Latest news: 19 May 2016.
Cohort studies are a unique resource for informing policy, program and service decisions – and they could be used to even greater effect, Sax Institute CEO Professor Sally Redman told a major conference this month.
Professor Redman, who gave a keynote address to the recent Australian Longitudinal Study on Women’s Health (ALSWH) scientific meeting in Newcastle, NSW, said cohort studies provided not only local data and timely answers, but could show changes over time in both causes of health and disease and in the impact of policies and program.
“Looking at changes over generations informs policies as it shows what’s improving and what’s getting worse,” she said.
Changing the policy landscape
Australia’s major cohort studies had influenced a wide range of government policies and public health initiatives, she said.
The ALWHS, Australia’s foremost study on women’s health which involves more than 58,000 women, marked 20 years of research at the meeting. Professor Redman said findings from the Study had helped inform a raft of policies, including the 2010 National Women’s Health Policy and the 2014 Physical Activity Guidelines.
Another cohort study that was making a difference was SEARCH ‒ Study of Environment on Aboriginal Resilience and Child Health, which is Australia’s largest long-term study of the health and wellbeing of urban Aboriginal Children, she said. The study had shown that one in two children aged seven or under had a speech and/or language impairment and one in three had middle ear disease, leading to the NSW Ministry of Health funding the $2.3 million HEALS project that had provided care to almost 800 children, and was helping eliminate waiting lists for speech and language therapy and ENT surgery.
The success of these major cohort studies lay partly in strong partnerships between the investigators, funders, government bodies and policy agencies, she said.
Enhancing cohort studies’ impact
Professor Redman said there were opportunities to further enhance the impact of cohort studies through strategies such as ensuring long-term funding, introducing clearer measures of impact, and developing better partnership skills among researchers.
“Co-production of research is one way forward,” she said. ”The impact will be enhanced if policy makers and researchers together develop the research questions, design and implement the research and interpret and disseminate the findings.”
Researchers also needed to put greater emphasis on questions that mattered to those involved in health policy and program delivery – such as economics, trajectories of ill health and evaluation of interventions, she suggested.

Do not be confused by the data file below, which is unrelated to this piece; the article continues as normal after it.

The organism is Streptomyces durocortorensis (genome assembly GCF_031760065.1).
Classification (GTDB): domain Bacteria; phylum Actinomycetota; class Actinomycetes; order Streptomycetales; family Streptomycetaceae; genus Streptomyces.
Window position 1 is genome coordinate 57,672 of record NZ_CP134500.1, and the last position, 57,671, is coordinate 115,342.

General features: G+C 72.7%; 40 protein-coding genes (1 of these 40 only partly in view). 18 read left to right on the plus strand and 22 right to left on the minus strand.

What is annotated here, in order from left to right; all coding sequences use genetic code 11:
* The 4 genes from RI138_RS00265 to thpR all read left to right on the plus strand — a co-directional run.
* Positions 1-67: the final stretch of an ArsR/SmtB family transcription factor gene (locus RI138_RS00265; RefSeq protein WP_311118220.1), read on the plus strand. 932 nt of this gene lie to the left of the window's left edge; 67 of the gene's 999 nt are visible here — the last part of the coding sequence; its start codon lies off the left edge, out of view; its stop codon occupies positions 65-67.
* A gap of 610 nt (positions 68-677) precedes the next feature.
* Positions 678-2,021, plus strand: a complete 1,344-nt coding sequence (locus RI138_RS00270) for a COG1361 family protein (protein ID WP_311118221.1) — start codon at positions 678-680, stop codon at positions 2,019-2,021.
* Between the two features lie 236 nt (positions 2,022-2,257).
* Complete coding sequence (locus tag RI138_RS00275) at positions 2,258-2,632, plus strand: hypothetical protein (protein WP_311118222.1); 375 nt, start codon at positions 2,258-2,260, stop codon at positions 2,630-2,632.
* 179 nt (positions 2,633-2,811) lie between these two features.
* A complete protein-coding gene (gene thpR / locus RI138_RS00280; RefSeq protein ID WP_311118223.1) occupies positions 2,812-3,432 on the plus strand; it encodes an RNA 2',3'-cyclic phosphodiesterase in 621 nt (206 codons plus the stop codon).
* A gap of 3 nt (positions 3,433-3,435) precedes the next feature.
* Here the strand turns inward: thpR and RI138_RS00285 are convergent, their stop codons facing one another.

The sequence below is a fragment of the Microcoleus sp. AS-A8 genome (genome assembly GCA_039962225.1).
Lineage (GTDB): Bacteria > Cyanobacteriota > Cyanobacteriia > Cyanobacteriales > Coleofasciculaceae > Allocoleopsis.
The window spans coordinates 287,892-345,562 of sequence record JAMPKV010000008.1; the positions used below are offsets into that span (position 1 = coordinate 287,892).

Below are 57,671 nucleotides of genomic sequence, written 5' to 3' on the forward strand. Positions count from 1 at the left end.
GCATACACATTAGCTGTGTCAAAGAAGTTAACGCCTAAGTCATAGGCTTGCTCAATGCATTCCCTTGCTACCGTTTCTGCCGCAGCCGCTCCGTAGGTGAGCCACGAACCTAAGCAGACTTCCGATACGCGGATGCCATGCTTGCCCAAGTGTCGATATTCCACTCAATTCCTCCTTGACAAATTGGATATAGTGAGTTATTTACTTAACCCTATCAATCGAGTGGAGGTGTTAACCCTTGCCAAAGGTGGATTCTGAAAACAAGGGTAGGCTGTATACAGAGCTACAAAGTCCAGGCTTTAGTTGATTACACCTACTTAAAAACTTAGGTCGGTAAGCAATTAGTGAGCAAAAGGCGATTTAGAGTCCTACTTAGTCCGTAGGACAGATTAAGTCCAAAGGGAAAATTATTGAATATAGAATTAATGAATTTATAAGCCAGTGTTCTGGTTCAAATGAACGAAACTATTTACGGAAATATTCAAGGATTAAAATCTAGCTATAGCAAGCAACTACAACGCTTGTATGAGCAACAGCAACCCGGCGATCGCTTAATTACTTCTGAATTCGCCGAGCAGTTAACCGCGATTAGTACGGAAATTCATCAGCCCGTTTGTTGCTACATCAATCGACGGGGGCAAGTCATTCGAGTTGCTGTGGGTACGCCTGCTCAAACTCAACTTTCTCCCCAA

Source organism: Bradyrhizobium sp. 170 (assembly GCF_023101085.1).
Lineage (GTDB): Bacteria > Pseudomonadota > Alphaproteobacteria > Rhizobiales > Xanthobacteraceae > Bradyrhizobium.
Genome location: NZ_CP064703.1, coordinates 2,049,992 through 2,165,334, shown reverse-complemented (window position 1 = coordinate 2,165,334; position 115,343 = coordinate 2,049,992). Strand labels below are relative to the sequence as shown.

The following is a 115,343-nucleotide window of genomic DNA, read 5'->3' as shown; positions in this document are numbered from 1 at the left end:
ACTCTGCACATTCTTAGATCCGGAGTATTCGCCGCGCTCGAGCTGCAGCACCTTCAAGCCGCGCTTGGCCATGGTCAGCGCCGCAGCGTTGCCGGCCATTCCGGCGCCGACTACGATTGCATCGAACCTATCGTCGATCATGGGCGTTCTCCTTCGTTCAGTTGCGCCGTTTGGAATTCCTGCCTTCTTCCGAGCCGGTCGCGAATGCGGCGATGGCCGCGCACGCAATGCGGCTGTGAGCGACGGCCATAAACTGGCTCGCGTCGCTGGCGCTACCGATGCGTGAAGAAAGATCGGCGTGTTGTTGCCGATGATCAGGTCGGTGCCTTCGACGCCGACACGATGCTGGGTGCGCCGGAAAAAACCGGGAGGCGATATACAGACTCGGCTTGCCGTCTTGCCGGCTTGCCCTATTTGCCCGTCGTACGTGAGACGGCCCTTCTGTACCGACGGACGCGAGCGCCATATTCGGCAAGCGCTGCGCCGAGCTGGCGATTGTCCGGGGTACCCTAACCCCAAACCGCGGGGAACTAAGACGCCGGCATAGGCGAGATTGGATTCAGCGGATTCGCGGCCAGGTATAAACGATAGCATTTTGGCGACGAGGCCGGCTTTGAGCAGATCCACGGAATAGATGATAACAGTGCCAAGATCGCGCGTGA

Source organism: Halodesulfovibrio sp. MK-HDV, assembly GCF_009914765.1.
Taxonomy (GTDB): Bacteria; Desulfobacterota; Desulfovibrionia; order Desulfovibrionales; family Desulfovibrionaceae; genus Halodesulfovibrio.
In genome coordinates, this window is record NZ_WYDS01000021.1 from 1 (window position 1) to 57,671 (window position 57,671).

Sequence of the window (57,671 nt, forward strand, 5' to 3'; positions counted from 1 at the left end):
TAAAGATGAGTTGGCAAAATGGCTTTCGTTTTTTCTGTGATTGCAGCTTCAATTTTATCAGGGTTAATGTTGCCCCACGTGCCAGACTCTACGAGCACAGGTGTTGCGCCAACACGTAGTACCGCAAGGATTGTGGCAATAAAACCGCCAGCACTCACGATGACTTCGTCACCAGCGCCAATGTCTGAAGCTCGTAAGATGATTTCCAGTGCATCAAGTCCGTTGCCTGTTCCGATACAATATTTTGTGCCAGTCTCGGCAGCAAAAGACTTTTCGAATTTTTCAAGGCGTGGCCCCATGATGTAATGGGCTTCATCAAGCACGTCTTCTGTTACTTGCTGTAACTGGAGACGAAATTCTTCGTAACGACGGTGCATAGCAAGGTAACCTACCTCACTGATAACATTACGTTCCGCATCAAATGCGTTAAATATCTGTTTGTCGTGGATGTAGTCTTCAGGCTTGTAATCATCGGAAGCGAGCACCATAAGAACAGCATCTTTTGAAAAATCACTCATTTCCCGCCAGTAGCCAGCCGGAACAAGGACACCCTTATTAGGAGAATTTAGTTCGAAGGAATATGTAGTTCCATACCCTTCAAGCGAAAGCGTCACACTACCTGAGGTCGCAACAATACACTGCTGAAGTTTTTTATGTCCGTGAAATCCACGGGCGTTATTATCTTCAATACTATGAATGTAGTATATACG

“Economic information is very important for policy makers,” Professor Redman said. “Researchers need to do more in this space.”
Leaping through policy windows
Professor Redman outlined how research based on the Sax Institute’s 45 and Up Study had revealed that up to two thirds of current smokers would die from their habit ‒ a major shift from the previous estimate of one half. Those findings had fed into anti-smoking advertising as well as being included in recommendations by Federal, State and Territory health Departments, tobacco divestment initiatives and smoking cessation services, she said.
45 and Up Study Scientific Director, Professor Emily Banks, who led the smoking study, told the conference that its widespread impact was not solely due to the strength of the findings. Other factors at play included the fact that the findings were the culmination of a broader, longer effort in tobacco control, that there was early consultation about the research with key players in tobacco control, and that a media campaign saw the findings disseminated internationally.
She said cohort studies had underpinned major health improvements in the last 50 years, including reductions in tobacco smoking, blood pressure and cholesterol, but she said aligning the science with policy and practice was a complex process.
But findings from such studies were only one factor in the policy-making equation. A host of issues fed into that equation, culminating in a “policy window” when change was likely to occur ‒ often triggered by a major event like a health crisis or budget negotiation, Professor Banks said.
Founding director of the Australian Longitudinal Womens’ Health Study, Professor Annette Dobson, said the 20 years of data the Study had collected to this point was a rich resource for research into a broad range of women’s health issues.